Alonso triumphs in Valencia thriller
Fernando Alonso came from 11th on the grid to win the European Grand Prix in extraordinary circumstances in Valencia.
In a race of rare drama, Sebastian Vettel looked a certainty to win a third straight race at the street circuit, only for a technical problem to force his retirement.
Romain Grosjean, the man in the best position to challenge Alonso, also retired after losing his gears.
Lewis Hamilton was running in second place until tyre wear caught up with him in the final few laps, and Grosjean's team-mate Kimi Raikkonen went past him to take second place.
Hamilton still looked likely to take third place despite the attentions of Pastor Maldonado, but on the penultimate lap the two crashed allowing Michael Schumacher to steal through and take third, his first podium finish since his return to the sport in 2010.
Valencia has drawn criticism in the past for a lack of overtaking and atmosphere, and this looks set to be the last time the Grand Prix appears on the calendar. If that proves to be the case, it has bowed out with a race for the ages.
Alonso won the race for the first time, combining ambition and daring with superb Ferrari strategy and pit-work to climb 10 places and give the home fans a result to savour.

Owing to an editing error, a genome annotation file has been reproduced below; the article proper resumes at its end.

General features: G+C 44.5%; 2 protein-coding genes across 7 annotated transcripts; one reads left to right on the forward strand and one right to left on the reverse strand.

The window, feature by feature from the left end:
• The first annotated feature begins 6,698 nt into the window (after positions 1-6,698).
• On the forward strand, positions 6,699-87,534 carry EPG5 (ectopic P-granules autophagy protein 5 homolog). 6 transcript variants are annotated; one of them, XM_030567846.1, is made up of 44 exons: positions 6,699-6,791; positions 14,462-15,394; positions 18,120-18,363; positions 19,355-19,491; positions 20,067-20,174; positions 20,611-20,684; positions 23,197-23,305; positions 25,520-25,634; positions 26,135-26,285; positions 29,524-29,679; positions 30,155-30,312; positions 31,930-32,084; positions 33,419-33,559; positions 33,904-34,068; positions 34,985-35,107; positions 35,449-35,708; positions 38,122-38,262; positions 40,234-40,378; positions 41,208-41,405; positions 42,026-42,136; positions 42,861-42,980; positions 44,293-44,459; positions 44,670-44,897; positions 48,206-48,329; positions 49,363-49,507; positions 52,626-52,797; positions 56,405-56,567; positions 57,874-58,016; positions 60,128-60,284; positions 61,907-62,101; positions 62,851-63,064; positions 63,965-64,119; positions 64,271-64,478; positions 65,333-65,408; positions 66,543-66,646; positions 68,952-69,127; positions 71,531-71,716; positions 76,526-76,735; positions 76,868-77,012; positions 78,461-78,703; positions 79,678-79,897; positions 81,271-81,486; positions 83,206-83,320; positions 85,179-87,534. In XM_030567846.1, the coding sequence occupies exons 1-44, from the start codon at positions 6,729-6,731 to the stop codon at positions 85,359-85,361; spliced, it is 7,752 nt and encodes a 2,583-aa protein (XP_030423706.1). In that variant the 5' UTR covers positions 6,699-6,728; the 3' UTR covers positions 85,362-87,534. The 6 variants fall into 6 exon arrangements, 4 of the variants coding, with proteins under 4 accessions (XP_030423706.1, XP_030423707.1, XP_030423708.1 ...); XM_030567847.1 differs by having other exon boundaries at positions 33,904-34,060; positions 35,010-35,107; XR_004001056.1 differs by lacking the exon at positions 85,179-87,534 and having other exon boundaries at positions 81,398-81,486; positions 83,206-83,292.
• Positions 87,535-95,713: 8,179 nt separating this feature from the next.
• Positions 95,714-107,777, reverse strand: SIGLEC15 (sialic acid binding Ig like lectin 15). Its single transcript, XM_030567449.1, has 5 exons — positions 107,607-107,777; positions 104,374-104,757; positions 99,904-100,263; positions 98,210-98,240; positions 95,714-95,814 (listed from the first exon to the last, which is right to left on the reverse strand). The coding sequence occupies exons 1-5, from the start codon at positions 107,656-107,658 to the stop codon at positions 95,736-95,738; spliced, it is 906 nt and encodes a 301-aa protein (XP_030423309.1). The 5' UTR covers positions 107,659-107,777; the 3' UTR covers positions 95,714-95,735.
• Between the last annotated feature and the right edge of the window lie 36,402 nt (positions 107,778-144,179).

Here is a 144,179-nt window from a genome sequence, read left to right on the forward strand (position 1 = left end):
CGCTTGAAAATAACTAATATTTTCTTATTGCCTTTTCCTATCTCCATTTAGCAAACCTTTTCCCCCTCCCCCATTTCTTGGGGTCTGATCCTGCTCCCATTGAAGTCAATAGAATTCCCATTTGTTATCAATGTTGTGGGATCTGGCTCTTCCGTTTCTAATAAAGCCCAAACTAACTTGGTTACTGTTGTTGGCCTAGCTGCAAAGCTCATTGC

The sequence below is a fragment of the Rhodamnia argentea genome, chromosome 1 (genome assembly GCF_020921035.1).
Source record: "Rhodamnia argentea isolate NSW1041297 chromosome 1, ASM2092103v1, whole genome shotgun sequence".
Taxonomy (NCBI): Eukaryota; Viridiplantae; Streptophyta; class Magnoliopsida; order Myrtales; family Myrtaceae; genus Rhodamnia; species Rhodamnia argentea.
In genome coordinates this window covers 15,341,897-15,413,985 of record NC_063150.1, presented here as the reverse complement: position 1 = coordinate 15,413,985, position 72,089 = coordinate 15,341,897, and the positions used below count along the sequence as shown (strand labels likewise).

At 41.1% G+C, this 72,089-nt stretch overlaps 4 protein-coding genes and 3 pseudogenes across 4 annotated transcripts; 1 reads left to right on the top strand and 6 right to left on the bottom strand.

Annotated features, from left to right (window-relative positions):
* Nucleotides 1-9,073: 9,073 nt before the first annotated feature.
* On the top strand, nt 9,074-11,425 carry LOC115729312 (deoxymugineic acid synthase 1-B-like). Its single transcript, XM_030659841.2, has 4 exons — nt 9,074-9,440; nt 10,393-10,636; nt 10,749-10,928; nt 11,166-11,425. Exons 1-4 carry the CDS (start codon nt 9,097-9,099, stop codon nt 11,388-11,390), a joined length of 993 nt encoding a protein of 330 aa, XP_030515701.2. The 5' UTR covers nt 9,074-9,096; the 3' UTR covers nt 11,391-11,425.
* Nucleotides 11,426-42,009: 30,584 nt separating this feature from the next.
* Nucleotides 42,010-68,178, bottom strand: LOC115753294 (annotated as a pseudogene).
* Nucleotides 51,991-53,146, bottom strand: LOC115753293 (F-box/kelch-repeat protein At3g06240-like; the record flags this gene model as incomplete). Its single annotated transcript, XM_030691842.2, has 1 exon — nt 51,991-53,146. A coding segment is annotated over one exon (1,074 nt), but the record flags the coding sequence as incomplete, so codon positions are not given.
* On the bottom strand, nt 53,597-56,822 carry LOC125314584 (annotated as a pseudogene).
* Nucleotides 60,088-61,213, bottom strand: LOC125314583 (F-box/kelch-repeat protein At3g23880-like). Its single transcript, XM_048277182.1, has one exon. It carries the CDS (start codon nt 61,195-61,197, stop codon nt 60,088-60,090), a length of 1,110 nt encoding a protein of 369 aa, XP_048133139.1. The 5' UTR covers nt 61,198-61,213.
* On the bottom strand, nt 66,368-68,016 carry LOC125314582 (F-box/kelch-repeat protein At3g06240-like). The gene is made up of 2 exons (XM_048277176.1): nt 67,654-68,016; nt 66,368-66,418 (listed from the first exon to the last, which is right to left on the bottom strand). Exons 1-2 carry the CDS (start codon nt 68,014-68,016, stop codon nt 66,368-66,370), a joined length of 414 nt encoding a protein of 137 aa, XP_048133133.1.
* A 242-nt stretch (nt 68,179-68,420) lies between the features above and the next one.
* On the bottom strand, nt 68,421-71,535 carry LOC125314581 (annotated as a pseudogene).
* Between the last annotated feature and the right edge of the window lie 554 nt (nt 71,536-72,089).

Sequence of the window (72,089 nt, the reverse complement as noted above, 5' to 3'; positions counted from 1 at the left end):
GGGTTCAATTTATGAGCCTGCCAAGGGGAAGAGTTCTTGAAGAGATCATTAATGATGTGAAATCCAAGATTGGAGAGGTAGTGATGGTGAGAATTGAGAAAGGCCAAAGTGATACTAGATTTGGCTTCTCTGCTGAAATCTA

It made the Spaniard the first man to win two Grands Prix this season, and the new championship leader, with both his key rivals going pointless, and he was on the verge of tears as the national anthem played.
Nico Rosberg picked up five places in a frenzied final few laps to rescue sixth place on a day he looked destined to go without points.
Jenson Button missed out on much of the excitement, but managed to drag his McLaren home in eighth to improve on a poor sequence of results. Sergio Perez took ninth, while Maldonado nursed his car, damaged in the Hamilton clash, round to 10th.
The Venezuelan may yet lose that point on appeal as the incident was one of several requiring the stewards' attention.
Hamilton had lost grip in his rear tyres and Maldonado was clearly faster, but having defended against the Williams, forcing him off the track, Maldonado swung back in to Hamilton and took him out.
The championship leader at the start of the day did not hide his disgust, throwing his wheel out of the car once he realised his race was over.
Hamilton had had a topsy-turvy day - distinctly second-best to Vettel, who bossed the race emphatically until the introduction of the safety car midway through the race, after an incident between Jean-Eric Vergne and Heikki Kovalainen which left rubber all over the track.
Vettel surrendered the 20-second lead he had built, while Hamilton, who had lost second place to a passing move of astonishing bravery from Grosjean, then lost more time after yet another McLaren hold-up in the pits.
That was the moment when Alonso truly burst into the race, leapfrogging Hamilton in the pits, getting the better of Grosjean when the safety car pulled in, and easing into the lead when the reigning world champion ground to an abrupt halt after 33 laps.
Hamilton, initially dropped to sixth by the gaffe, looked to have salvaged second place through others' misfortunes until his luck deserted him in the dying moments of the Grand Prix.
There was not to be an eighth different race winner in eight races, but for incident and excitement this was hard to match.